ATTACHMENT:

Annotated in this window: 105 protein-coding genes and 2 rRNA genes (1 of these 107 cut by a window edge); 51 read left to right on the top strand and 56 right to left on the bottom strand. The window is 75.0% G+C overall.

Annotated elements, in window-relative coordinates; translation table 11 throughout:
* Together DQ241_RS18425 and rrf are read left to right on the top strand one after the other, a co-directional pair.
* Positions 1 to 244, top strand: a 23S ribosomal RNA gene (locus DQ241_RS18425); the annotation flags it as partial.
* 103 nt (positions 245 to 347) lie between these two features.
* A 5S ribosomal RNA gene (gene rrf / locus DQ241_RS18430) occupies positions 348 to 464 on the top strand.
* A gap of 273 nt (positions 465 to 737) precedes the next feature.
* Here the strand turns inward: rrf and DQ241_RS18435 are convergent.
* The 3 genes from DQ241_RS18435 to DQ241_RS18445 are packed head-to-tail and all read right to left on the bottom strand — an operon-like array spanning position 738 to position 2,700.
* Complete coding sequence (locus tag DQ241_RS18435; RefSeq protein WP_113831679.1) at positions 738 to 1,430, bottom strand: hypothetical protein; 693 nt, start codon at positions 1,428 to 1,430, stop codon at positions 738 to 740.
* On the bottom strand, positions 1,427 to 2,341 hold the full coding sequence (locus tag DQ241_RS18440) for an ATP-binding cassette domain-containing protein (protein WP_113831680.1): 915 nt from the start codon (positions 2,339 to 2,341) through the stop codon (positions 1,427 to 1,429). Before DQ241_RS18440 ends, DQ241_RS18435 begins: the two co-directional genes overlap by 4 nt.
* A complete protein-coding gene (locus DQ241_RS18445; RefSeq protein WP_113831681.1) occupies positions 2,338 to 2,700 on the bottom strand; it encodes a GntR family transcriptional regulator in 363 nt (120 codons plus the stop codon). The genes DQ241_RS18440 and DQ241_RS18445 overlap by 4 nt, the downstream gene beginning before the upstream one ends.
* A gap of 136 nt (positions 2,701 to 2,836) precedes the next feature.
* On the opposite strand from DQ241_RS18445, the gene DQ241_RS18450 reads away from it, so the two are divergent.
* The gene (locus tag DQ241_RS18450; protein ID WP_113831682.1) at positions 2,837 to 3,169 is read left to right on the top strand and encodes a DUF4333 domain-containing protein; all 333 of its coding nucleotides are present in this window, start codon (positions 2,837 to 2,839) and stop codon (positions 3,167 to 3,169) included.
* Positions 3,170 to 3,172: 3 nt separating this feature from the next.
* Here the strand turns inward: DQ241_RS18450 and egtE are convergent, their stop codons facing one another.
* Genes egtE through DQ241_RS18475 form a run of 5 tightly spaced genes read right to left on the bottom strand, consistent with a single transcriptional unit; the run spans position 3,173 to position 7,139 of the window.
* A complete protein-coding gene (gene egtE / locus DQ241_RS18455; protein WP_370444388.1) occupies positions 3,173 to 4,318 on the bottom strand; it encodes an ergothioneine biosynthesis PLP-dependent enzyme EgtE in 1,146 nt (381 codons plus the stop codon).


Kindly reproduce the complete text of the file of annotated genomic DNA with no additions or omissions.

Annotated in this window: 105 protein-coding genes and 2 rRNA genes (1 of these 107 cut by a window edge); 51 read left to right on the top strand and 56 right to left on the bottom strand. The window is 75.0% G+C overall.

Annotated elements, in window-relative coordinates; translation table 11 throughout:
* Together DQ241_RS18425 and rrf are read left to right on the top strand one after the other, a co-directional pair.
* Positions 1 to 244, top strand: a 23S ribosomal RNA gene (locus DQ241_RS18425); the annotation flags it as partial.
* 103 nt (positions 245 to 347) lie between these two features.
* A 5S ribosomal RNA gene (gene rrf / locus DQ241_RS18430) occupies positions 348 to 464 on the top strand.
* A gap of 273 nt (positions 465 to 737) precedes the next feature.
* Here the strand turns inward: rrf and DQ241_RS18435 are convergent.
* The 3 genes from DQ241_RS18435 to DQ241_RS18445 are packed head-to-tail and all read right to left on the bottom strand — an operon-like array spanning position 738 to position 2,700.
* Complete coding sequence (locus tag DQ241_RS18435; RefSeq protein WP_113831679.1) at positions 738 to 1,430, bottom strand: hypothetical protein; 693 nt, start codon at positions 1,428 to 1,430, stop codon at positions 738 to 740.
* On the bottom strand, positions 1,427 to 2,341 hold the full coding sequence (locus tag DQ241_RS18440) for an ATP-binding cassette domain-containing protein (protein WP_113831680.1): 915 nt from the start codon (positions 2,339 to 2,341) through the stop codon (positions 1,427 to 1,429). Before DQ241_RS18440 ends, DQ241_RS18435 begins: the two co-directional genes overlap by 4 nt.
* A complete protein-coding gene (locus DQ241_RS18445; RefSeq protein WP_113831681.1) occupies positions 2,338 to 2,700 on the bottom strand; it encodes a GntR family transcriptional regulator in 363 nt (120 codons plus the stop codon). The genes DQ241_RS18440 and DQ241_RS18445 overlap by 4 nt, the downstream gene beginning before the upstream one ends.
* A gap of 136 nt (positions 2,701 to 2,836) precedes the next feature.
* On the opposite strand from DQ241_RS18445, the gene DQ241_RS18450 reads away from it, so the two are divergent.
* The gene (locus tag DQ241_RS18450; protein ID WP_113831682.1) at positions 2,837 to 3,169 is read left to right on the top strand and encodes a DUF4333 domain-containing protein; all 333 of its coding nucleotides are present in this window, start codon (positions 2,837 to 2,839) and stop codon (positions 3,167 to 3,169) included.
* Positions 3,170 to 3,172: 3 nt separating this feature from the next.
* Here the strand turns inward: DQ241_RS18450 and egtE are convergent, their stop codons facing one another.
* Genes egtE through DQ241_RS18475 form a run of 5 tightly spaced genes read right to left on the bottom strand, consistent with a single transcriptional unit; the run spans position 3,173 to position 7,139 of the window.
* A complete protein-coding gene (gene egtE / locus DQ241_RS18455; protein WP_370444388.1) occupies positions 3,173 to 4,318 on the bottom strand; it encodes an ergothioneine biosynthesis PLP-dependent enzyme EgtE in 1,146 nt (381 codons plus the stop codon).